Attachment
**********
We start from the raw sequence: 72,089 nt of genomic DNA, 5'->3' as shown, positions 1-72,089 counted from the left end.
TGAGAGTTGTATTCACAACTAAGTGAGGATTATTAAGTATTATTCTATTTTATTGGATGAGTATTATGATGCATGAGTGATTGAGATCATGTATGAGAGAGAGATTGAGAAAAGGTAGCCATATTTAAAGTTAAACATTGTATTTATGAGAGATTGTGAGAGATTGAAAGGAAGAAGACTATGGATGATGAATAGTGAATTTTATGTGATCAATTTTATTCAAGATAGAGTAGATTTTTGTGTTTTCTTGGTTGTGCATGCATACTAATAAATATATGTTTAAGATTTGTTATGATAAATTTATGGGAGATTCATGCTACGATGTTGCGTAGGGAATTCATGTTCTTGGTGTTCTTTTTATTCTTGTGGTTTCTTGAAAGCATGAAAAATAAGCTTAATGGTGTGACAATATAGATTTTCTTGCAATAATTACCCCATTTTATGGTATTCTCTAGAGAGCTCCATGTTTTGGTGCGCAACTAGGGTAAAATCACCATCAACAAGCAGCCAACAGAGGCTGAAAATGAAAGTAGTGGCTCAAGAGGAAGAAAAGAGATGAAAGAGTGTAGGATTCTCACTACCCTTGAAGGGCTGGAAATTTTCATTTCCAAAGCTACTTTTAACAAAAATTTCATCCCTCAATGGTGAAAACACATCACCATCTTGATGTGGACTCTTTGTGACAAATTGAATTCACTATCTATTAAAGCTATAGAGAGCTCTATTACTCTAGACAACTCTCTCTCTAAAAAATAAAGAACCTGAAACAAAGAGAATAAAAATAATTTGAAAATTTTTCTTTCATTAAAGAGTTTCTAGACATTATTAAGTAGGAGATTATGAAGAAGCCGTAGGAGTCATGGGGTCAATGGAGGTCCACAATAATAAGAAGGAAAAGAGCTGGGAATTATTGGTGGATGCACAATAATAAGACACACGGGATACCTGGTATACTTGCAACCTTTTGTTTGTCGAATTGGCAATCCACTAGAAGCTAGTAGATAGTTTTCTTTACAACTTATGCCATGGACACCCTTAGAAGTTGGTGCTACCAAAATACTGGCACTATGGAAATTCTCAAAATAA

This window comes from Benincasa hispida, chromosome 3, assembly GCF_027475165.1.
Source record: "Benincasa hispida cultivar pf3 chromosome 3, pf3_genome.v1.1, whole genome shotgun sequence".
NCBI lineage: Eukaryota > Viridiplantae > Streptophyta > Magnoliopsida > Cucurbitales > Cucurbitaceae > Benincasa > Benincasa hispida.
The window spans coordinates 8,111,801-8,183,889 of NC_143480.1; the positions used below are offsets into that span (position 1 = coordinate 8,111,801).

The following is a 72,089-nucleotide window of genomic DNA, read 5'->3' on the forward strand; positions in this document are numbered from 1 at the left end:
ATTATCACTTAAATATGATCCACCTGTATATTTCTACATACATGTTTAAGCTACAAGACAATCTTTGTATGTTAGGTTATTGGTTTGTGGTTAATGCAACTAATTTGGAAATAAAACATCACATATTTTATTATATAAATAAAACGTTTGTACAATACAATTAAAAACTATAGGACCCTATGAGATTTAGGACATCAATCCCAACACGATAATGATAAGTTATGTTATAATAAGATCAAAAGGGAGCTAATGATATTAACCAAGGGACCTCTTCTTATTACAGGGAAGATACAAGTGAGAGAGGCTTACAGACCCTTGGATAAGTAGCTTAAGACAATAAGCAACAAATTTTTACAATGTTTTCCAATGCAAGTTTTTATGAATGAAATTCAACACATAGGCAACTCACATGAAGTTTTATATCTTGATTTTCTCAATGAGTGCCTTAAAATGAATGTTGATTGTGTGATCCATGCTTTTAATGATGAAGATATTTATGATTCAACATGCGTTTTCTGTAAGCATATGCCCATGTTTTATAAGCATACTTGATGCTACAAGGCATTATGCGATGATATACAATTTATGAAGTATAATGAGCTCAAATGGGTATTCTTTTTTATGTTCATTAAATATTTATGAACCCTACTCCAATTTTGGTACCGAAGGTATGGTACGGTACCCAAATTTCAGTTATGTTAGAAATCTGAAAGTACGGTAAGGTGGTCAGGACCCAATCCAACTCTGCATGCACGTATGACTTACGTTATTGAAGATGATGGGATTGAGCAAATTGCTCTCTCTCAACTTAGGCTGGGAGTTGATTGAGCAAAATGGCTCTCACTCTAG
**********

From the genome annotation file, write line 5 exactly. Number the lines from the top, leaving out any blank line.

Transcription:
NCBI lineage: Eukaryota > Viridiplantae > Streptophyta > Magnoliopsida > Cucurbitales > Cucurbitaceae > Benincasa > Benincasa hispida.